This summer, 16 students from UT and the Universidad Nacional Autónoma de México in Mexico will participate in an exchange program to study and develop computation techniques that will help scientists collect and analyze geoscience data.
According to Jorge Pinon, program manager for the Jackson School of Geosciences, as the need for energy reform becomes more urgent amid the revelations about the modern environmental concerns of climate change, collaboration efforts such as the summer program aim to nurture a new generation of geoscientists that may solve the problems that perplex the brightest minds of the present.
The program, which will include six weeks of instruction and three weeks of fieldwork in the Central Mexican Altiplano and the Texas Hill Country, is the result of a collaboration between the UT International Office and School of Geosciences faculty led by associate professor Suzanne Pierce.
Pierce, who is also a research scientist at the Texas Advanced Computer Center, said the idea for an exchange program started last March when Study Abroad Office administrators approached her about a possible international collaboration venture following a workshop she led on intelligence systems sponsored by the National Science Foundation.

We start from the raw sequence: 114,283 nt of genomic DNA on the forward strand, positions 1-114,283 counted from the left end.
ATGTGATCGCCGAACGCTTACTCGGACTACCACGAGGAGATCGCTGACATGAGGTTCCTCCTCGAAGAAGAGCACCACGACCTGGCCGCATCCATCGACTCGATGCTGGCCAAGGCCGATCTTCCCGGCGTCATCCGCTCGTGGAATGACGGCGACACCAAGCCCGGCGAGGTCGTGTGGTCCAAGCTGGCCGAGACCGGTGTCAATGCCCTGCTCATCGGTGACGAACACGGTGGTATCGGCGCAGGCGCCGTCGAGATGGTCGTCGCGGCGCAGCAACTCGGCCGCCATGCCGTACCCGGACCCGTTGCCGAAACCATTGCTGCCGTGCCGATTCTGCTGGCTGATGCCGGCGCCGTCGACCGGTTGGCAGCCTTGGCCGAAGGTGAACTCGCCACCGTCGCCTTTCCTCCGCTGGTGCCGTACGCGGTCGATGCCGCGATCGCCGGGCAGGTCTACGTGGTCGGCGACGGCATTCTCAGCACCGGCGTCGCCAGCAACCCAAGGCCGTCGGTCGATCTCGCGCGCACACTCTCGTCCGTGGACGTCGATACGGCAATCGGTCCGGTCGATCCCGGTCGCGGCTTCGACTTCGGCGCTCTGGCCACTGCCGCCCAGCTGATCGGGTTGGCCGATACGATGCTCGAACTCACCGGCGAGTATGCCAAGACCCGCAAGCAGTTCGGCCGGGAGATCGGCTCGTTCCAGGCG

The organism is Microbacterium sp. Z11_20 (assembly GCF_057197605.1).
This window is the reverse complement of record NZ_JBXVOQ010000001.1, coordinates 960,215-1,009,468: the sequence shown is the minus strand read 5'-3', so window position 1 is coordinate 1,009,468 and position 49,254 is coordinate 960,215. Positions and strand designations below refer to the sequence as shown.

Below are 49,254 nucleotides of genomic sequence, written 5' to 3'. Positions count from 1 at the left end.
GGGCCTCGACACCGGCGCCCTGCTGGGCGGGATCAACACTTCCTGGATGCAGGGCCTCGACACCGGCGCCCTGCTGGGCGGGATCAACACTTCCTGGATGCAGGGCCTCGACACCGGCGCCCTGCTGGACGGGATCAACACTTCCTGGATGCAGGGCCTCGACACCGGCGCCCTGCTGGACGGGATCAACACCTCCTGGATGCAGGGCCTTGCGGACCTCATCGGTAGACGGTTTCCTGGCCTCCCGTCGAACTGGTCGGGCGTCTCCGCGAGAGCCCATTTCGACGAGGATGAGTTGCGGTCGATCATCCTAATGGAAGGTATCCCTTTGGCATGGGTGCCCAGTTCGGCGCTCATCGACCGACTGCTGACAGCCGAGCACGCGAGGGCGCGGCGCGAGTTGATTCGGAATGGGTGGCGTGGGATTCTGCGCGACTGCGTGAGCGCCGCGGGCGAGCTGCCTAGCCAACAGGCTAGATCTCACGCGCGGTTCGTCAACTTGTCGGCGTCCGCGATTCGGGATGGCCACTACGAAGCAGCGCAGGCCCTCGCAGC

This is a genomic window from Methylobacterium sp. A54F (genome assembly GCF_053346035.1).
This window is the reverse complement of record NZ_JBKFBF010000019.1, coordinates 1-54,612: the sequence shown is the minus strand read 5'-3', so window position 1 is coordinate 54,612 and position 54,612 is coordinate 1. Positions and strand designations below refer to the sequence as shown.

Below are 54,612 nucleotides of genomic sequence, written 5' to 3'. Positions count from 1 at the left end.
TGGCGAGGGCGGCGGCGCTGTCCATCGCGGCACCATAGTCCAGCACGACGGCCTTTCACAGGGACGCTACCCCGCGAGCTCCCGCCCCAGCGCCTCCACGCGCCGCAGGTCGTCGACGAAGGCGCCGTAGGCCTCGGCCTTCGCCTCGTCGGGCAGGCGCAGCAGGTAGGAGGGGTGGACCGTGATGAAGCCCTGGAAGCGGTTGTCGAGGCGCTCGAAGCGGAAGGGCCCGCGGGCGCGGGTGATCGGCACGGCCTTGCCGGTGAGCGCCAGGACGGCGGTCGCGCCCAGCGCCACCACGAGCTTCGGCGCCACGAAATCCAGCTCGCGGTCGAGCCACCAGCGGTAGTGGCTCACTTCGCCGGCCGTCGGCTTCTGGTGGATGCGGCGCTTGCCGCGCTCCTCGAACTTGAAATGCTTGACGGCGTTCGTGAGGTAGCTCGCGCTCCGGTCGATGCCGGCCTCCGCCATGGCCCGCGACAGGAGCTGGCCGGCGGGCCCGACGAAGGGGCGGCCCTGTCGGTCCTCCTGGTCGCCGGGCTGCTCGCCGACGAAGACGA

“We talked on Skype many times,” Pierce said. “We worked really hard and could not have pulled this off so quickly without all the efforts of our staff and the trust we share.”
The exchange program aims to educate students in different kinds of energy management, data collection and computation through a partnership between the Jackson School of Geosciences and the Geosciences department at UNAM.
“This program will help our students and their students become well versed in [computation, data analysis] skills and each other’s cultures as well,” JSG science writer Monica Kortsha said.
According to Kortsha, School of Geosciences dean Sharon Mosher visited Mexico last summer to converse with his counterpart at UNAM about ways the two schools can cooperate to achieve mutual goals, and this week, he will accompany UT President Gregory Fenves there to conduct talks of furthering academic exchanges such as the summer exchange program.
This initiative is not the only time the two institutions have cooperated.
“We are not just going there to teach them,” said Pinon, speaking of the recent cooperation efforts between the two universities. “We are going there to learn from them.”